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  • Writer's pictureClayton Watkins, DVM

Bladder Stones in Cats: How Are They Treated?

Bladder stones are a common urinary problem in cats that can cause discomfort, pain, and even life-threatening complications. Understanding the causes, symptoms, and treatment options for bladder stones is essential to keep your feline companion healthy and happy. In this article, we will explore what bladder stones are, how they form, and what you can do to prevent and treat this condition in your cat.

cat with bladder stones

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What Are Bladder Stones?

Bladder stones, also known as urinary calculi or uroliths, are mineral-based formations that can develop in the bladder or urinary tract of cats. These stones are composed of different minerals such as struvite, calcium oxalate, or urate, and can range in size from a grain of sand to a golf ball. Bladder stones can cause discomfort and health problems in cats, and prompt diagnosis and treatment are essential to prevent complications.

Other Kinds of Stones

In addition to struvite, calcium oxalate, and urate stones, cats can also develop other types of bladder stones such as cystine and calcium phosphate stones. These stones are less common than the aforementioned ones and require different diagnostic and treatment approaches.

What Are the Symptoms of Bladder Stones in Cats?

Cats with bladder stones may exhibit symptoms such as:

  • Frequent urination

  • Painful urination

  • Blood in the urine

  • Straining to urinate

  • Urinating outside the litter box

  • Lethargy

  • Loss of appetite

  • Abdominal pain or discomfort

If you notice any of these symptoms in your cat, it is essential to seek veterinary care immediately. In some cases, bladder stones can cause urinary blockages, which can be life-threatening if left untreated.

How Did My Cat Get Bladder Stones?

The exact causes of bladder stone formation in cats are not entirely understood, but several factors can contribute to their development. These factors include:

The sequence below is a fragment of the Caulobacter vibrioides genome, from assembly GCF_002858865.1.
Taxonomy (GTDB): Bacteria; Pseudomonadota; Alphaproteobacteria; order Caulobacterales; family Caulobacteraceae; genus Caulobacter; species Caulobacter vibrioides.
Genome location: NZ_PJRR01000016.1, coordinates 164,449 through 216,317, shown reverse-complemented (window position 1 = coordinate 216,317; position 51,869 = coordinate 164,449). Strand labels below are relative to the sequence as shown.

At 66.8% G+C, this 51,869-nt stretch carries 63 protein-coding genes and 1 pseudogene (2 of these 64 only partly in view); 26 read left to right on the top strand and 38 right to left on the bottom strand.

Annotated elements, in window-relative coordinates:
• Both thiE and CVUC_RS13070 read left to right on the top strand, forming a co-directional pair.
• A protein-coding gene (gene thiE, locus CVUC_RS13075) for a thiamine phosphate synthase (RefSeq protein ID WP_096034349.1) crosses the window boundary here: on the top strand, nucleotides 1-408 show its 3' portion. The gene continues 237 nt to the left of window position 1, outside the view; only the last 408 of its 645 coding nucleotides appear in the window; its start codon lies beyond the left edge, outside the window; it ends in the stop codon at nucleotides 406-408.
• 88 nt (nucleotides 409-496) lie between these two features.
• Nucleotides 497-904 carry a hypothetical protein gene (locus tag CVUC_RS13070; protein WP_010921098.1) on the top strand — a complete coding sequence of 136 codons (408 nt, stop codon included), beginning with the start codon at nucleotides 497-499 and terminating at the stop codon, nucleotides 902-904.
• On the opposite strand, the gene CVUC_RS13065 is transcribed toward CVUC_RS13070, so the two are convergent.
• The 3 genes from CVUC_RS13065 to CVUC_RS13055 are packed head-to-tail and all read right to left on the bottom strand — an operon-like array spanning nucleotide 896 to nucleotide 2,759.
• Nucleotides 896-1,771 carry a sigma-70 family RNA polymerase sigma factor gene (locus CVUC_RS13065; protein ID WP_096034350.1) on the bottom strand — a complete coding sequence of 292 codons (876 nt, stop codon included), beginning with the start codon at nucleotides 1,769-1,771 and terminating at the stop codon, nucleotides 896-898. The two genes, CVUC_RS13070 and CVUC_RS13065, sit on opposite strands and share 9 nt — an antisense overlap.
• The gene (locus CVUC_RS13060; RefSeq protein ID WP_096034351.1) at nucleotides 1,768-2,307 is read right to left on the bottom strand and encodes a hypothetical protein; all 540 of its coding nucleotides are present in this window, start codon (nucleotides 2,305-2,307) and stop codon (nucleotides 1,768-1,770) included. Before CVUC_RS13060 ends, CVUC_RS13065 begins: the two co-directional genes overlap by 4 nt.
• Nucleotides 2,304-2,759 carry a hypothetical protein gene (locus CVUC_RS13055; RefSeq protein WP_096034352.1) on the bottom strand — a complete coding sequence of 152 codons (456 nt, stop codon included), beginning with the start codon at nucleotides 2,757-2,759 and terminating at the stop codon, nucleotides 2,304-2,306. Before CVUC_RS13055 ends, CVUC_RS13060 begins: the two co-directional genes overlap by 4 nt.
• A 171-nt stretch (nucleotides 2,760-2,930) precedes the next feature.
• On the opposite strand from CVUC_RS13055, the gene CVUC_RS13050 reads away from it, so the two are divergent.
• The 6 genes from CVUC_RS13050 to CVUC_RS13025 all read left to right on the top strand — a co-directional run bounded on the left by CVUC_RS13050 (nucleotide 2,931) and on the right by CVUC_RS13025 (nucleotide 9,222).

• Diet: Feeding a diet that is high in certain minerals such as magnesium, phosphorus, and calcium can increase the risk of bladder stone formation.

  • Genetics: Some breeds of cats are more prone to bladder stones than others, such as Persian and Siamese cats.

  • Age and Gender: Older male cats are more likely to develop bladder stones than females or younger cats.

  • Urinary Tract Infections: Infections in the urinary tract can increase the risk of bladder stone formation.

  • Other Medical Conditions: Certain medical conditions such as hyperthyroidism, diabetes, and kidney disease can increase the risk of bladder stone formation in cats.

How To Prevent Bladder Stones

Preventing bladder stones in cats involves several strategies such as:

Providing Plenty of Fresh Water

Ensuring that your cat has access to clean, fresh water at all times can help prevent the concentration of minerals in the urine.

Feeding a Balanced Diet

Feeding your cat a balanced diet that is low in certain minerals can help prevent bladder stone formation. Consult with your veterinarian to determine the best diet for your cat's specific needs.

Monitoring Your Cat's Urine

Regularly monitoring your cat's urine habits can help detect any changes that may indicate the presence of bladder stones.

Treating Urinary Tract Infections Promptly

Prompt treatment of urinary tract infections can help prevent complications such as bladder stone formation.

Regular Veterinary Check-ups

Regular veterinary check-ups can help detect any underlying health issues that may increase the risk of bladder stone formation. Your veterinarian can recommend preventive measures and make dietary and lifestyle recommendations to keep your cat's urinary tract healthy.

How Quickly Can Bladder Stones Form?

The time it takes for bladder stones to form in cats can vary depending on several factors such as diet, genetics, and underlying health conditions. In some cases, bladder stones can form within weeks or months, while in other cases, it may take years for them to develop.

How Bladder Stones Are Diagnosed in Cats

To diagnose bladder stones in cats, your local veterinarian will perform a physical exam and may recommend diagnostic tests such as: